No substitute to education, experience: NA speaker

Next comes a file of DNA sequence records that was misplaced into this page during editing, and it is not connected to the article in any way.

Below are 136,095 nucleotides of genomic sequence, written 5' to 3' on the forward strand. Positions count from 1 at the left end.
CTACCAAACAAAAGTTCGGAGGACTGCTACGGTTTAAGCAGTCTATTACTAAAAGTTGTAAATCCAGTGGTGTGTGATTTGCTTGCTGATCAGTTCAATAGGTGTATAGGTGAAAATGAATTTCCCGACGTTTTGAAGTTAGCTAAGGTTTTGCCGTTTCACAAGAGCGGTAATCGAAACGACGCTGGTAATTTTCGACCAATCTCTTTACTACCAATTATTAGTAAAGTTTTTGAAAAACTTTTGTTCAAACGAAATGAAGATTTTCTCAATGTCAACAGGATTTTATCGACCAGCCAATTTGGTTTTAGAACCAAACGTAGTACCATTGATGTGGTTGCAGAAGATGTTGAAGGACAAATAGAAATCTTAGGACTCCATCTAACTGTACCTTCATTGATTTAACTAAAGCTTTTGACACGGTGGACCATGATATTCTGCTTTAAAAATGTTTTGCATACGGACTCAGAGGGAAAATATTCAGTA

ISLAMABAD: National Assembly Speaker Sardar Ayaz Sadiq on Thursday emphasised upon the youth that there is no substitute to education and experience. Speaking at a seminar “Youth: Future Agents of Change or Guardians of Establishment?” organised by MNA Asiya Nasir, in collaboration with the German political foundation, Konrad Adenauer Stiftung (KAS), the speaker said that self-correction is the best way, and told the youth, “The future is yours. Pakistan is yours and we value you.”The speaker listed out various initiatives being taken by the government for the benefit of the youth and making improvement in the parliamentary system without using government funds, as a positive change. Sadiq said that the Commonwealth Conference would be held in the capital in 2015 for which the Commonwealth Parliamentary Association has already given confirmation. He lauded the role being played by the KAS in helping parliamentarians interact with each other, and improving people-to-people contact.Earlier, emphasising the importance of channelising the energies of the youth in constructive direction, National Assembly former deputy speaker Faisal Karim Kundi said that the youth is being misled, and said, “Youth of KP and FATA don’t need suicide jackets, but (school) uniforms.” Kundi, who had also been the chief patron of the Youth Parliament, recalled that in the previous National Assembly, at least 95 of the 342 lawmakers were young parliamentarians.“The future of Pakistan is in your hands and it’s you (youth) who have to decide it,” he said and thanked Germany’s Ambassador Cyrill Nunn for supporting Pakistan. Describing the Pak-German friendship group as “vibrant”, KAS Resident Representative Ronny Heine said, “The youth can play an important role in conflict prevention, peace building, and national development.”MNA Asiya Nasir said, “The youth always had the power to act as a catalyst of change and the change has to be incorporated within the fibre of establishment.” The session on “Role of Youth in Anti-corruption Movement” was chaired by senior journalist and security analyst Syed Moazzam Hashmi. Pakistan Tehrik-e-Insaaf’s (PTI) MNA Ali Khan highlighted “Corruption in Pakistan: Causes, Effects and Solution in the light of the Holy Quran and Sunnah”.Pakistan Muslim League-Nawaz (PML-N) MNA Mariam Aurangzeb presented her party perspective towards the youth and government policies, and various initiatives taken for them. She also listed out various initiatives being taken by the government to check corruption and bring transparency in the system. In the session on “Youth in Pakistan and their attitude towards politics, democracy and political involvement”, former MNA Yasmeen Rehman said that Pakistan is a conflict-hit area where opportunities for the youth are lesser. This deficit can be reduced by making the education syllabus relevant to the job market, she added. Yasmeen said that the youth wings have to be in the mainstream political parties, and in the decision making process, which can give them a sense of ownership. The need for greater reforms within the Pakistani political system was emphasised in the seminar.“However, it wouldn’t be overnight, and would take place gradually in the due course of time,” said Pakistan Peoples Party’s (PPP) MNA Imran Laghari in his talk on “Youth and Democracy: Myth or Reality”. Laghari recommended intra-parties legislation that can change the status quo. He also emphasised the implementation of Parties Act within political parties, and internal reforms within political parties.“The youth of Pakistan wants genuine democracy and transparency in the system”, he added. In his talk on “Attitude of political parties towards youth”, the MNA from constituency with highest literacy rate, Rehan Hashmi of Muttahida Qaumi Movement (MQM) observed that the youth who were diverted to extremism, have become threat to the nation while the educated youth is contributing in the development of the nation. app

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